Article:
BookDragon Books for the Diverse Reader

The Aosawa Murders by Riku Onda, translated by Alison Watts [in Shelf Awareness]

What should have been a serendipitous event – a lavish birthday celebration for three generations in 1973 – turns horrific, leaving 17 family and friends dead. Decades after the tragedy, The Aosawa Murders might be a closed case, but award-winning Japanese novelist Riku Onda has plenty more scintillating details to reveal. Onda’s English debut is seamlessly translated by Alison Watts.

In their seaside city of K—, the Aosawas are a prominent family – professionally respected for running the town’s medical clinic and personally admired because of their longstanding wealth and privilege. On that fateful birthday, a commemorative gift delivery of sake and spirits ushers in violent deaths, leaving a single Aosawa survivor. The only daughter, Hisako, was in the midst of it all, but being blind prevented her from definitively identifying any suspects. The perpetrator – although seemingly unknown and unconnected to the Aosawas – allegedly confesses before hanging himself, but his suicide never quite absolves lovely, untouchable Hisako of being somehow involved.

Eleven years later, Makiko Saiga, who was a neighborhood child when the murders occurred, publishes The Forgotten Festival. Despite its ironic title, the fictionalized adaptation – composed from extensive research on-site and delicate interviews about that grievous time – began as Makiko’s university thesis and morphs into a runaway bestseller. Despite the furor the book provokes, Makiko never writes again. Two additional decades pass and, suddenly, an unnamed interviewer has started asking questions. Even after all this time, those directly – but also remotely – involved have memories to resurrect, theories to ponder, maybe even a few secrets to divulge finally.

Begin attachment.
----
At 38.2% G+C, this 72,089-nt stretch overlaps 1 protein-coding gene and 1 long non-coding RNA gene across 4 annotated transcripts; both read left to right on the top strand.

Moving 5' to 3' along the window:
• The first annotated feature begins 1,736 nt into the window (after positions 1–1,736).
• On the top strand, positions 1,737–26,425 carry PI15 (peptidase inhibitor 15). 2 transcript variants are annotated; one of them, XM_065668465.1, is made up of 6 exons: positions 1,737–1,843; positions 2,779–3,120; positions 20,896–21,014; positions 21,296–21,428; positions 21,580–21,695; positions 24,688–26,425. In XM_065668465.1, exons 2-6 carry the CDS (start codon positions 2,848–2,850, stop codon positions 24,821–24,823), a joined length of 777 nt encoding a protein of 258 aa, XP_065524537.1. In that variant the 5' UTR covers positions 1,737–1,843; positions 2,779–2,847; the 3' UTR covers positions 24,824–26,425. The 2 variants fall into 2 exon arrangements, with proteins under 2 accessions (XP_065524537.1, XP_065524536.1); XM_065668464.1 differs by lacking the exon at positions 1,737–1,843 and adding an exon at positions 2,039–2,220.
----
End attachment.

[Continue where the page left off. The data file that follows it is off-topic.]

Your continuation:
In Rashomon-esque style, Onda judiciously presents multiple viewpoints: a transcript of a police interview with survivor Hisako; seemingly casual conversations with Makiko, her research assistant and her estranged brother; an excerpt from Makiko’s too-true novel; and dialogues with the daughter of the Aosawas’ late housekeeper, who was serving at the fateful fête, and the now-retired detective who substituted his chain-smoking with folding origami cranes. With sophisticated precision, Onda meticulously imparts both whodunnit and whydunnit clues throughout, adroitly manipulating readers in a cat-and-mouse game of discovering what really happened.

Originally published in 2005 as EugeniaAosawa is Onda’s debut crime novel, for which she earned the Mystery Writers of Japan Award for Fiction in 2006. As Onda joins fellow internationally acclaimed Japanese crime novelists-in-translation – like prodigious Keigo Higashino (Under the Midnight Sun), disturbing Natsuo Kirino (Real World) and riveting Kanae Minato (Penance) – the imminent success of The Aosawa Murders should inspire Stateside demand for more Onda titles.

Shelf Talker: Three decades after the gruesome murder of 17 birthday party guests, unanswered questions inspire a Rashomon-esque reveal in Riku Onda’s The Aosawa Murders.

Review: Shelf Awareness Pro, January 16, 2020

Readers: Adult

Published: 2005 (Japan), 2020 (United States)


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